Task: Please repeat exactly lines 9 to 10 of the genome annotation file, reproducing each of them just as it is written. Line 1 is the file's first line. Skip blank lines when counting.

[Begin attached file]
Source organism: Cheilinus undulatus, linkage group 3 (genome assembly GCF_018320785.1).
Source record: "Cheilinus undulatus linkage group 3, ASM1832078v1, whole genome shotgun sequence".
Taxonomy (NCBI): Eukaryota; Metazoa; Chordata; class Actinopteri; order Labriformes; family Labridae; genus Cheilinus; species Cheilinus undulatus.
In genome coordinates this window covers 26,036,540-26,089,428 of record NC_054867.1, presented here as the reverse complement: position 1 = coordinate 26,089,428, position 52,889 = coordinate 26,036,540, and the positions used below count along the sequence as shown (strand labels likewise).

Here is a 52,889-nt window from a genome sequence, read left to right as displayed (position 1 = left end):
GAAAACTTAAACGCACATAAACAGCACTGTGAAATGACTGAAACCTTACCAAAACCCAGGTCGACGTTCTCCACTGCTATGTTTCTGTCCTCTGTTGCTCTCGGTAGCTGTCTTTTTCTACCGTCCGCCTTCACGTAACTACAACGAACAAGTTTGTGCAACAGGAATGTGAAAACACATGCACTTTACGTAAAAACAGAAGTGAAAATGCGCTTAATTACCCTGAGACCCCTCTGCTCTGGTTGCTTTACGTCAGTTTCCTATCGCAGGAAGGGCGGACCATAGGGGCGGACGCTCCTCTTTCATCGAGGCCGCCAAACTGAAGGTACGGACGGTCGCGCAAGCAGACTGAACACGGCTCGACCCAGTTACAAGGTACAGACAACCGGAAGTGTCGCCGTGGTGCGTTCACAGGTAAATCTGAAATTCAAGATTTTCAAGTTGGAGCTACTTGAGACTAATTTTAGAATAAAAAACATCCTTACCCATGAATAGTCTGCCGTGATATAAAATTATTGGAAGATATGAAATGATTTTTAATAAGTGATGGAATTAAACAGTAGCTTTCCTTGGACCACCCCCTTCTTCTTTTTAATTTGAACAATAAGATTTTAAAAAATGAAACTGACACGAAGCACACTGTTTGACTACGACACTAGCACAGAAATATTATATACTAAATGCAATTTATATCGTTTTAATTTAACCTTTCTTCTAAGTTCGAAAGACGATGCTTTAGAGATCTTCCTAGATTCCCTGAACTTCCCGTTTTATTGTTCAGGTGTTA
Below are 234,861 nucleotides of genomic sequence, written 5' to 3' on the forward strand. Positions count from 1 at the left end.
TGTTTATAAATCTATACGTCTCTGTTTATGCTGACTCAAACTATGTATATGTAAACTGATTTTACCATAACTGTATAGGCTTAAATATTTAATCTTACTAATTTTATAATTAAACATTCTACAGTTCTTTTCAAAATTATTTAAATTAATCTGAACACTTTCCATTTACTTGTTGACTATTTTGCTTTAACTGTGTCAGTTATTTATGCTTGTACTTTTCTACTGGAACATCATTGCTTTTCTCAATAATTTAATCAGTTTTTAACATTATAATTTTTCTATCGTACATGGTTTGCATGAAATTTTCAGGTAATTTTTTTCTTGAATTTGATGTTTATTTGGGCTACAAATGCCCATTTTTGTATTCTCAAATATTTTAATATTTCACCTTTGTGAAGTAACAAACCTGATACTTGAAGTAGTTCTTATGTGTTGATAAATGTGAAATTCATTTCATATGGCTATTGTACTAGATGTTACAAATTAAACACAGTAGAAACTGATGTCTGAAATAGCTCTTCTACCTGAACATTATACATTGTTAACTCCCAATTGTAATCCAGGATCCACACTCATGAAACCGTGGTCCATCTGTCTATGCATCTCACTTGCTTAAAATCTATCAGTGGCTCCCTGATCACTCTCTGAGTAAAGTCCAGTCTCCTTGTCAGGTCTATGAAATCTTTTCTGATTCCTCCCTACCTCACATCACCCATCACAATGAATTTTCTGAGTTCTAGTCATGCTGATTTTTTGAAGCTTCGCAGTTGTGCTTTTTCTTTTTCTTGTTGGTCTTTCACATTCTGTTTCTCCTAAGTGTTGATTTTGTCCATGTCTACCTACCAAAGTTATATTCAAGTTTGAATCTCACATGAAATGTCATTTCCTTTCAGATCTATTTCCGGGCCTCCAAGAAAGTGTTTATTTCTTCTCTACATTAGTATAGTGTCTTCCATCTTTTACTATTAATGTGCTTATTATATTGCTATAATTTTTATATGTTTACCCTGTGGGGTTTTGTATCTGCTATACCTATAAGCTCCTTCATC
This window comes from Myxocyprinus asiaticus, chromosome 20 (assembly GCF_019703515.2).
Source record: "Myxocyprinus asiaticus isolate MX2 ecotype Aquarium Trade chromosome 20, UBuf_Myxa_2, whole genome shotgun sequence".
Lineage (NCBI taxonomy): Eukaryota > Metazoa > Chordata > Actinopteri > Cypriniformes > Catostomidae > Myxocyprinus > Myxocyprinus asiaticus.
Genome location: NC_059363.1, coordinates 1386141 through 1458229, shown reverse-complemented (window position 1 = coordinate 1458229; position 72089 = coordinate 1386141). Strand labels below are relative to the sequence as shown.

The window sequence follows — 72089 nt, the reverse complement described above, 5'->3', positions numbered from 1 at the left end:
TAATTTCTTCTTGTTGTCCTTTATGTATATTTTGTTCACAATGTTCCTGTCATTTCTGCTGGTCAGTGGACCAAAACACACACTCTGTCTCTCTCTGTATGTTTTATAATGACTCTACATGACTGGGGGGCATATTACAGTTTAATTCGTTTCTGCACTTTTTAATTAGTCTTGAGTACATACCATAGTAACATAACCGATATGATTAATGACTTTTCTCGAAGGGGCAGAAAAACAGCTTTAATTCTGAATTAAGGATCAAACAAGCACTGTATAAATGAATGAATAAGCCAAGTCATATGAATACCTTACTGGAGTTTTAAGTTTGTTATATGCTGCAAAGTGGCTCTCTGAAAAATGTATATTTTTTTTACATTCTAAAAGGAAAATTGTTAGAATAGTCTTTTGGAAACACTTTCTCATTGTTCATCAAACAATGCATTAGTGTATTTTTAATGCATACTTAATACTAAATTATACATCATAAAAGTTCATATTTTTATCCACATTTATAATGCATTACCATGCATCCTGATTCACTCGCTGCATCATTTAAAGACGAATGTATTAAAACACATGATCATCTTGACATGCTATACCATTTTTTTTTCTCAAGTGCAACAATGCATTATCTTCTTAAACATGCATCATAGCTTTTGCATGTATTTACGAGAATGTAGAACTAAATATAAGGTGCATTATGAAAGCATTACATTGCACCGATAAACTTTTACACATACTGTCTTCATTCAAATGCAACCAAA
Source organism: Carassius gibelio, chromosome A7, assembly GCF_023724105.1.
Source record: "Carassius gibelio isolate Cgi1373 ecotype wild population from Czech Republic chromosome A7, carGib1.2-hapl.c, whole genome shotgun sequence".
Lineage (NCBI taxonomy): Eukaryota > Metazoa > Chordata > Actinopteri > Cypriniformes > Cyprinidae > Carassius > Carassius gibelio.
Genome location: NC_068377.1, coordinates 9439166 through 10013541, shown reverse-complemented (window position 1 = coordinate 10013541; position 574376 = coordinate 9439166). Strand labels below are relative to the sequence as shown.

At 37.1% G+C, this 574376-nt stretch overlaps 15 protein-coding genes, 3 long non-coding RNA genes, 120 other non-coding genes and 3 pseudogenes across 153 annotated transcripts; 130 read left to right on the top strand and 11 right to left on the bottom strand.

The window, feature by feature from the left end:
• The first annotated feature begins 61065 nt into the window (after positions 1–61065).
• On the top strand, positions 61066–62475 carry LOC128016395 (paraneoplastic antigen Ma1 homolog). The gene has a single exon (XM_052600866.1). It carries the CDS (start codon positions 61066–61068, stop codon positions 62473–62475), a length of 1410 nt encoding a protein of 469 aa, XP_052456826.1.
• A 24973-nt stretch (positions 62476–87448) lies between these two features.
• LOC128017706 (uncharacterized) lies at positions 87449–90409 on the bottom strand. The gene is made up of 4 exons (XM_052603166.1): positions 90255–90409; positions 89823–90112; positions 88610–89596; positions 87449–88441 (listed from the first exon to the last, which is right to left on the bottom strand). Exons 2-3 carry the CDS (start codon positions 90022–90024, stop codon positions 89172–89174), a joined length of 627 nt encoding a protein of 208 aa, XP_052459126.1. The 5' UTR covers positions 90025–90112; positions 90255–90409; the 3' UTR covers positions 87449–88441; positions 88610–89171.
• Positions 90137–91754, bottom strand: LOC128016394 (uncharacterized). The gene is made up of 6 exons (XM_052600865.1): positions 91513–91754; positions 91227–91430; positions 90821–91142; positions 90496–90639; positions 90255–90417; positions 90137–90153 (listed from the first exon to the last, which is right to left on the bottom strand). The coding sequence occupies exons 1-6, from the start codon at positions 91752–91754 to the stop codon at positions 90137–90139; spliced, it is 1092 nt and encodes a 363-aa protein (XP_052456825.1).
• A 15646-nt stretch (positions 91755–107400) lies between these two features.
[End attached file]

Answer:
This window comes from Myxocyprinus asiaticus, chromosome 20 (assembly GCF_019703515.2).
Source record: "Myxocyprinus asiaticus isolate MX2 ecotype Aquarium Trade chromosome 20, UBuf_Myxa_2, whole genome shotgun sequence".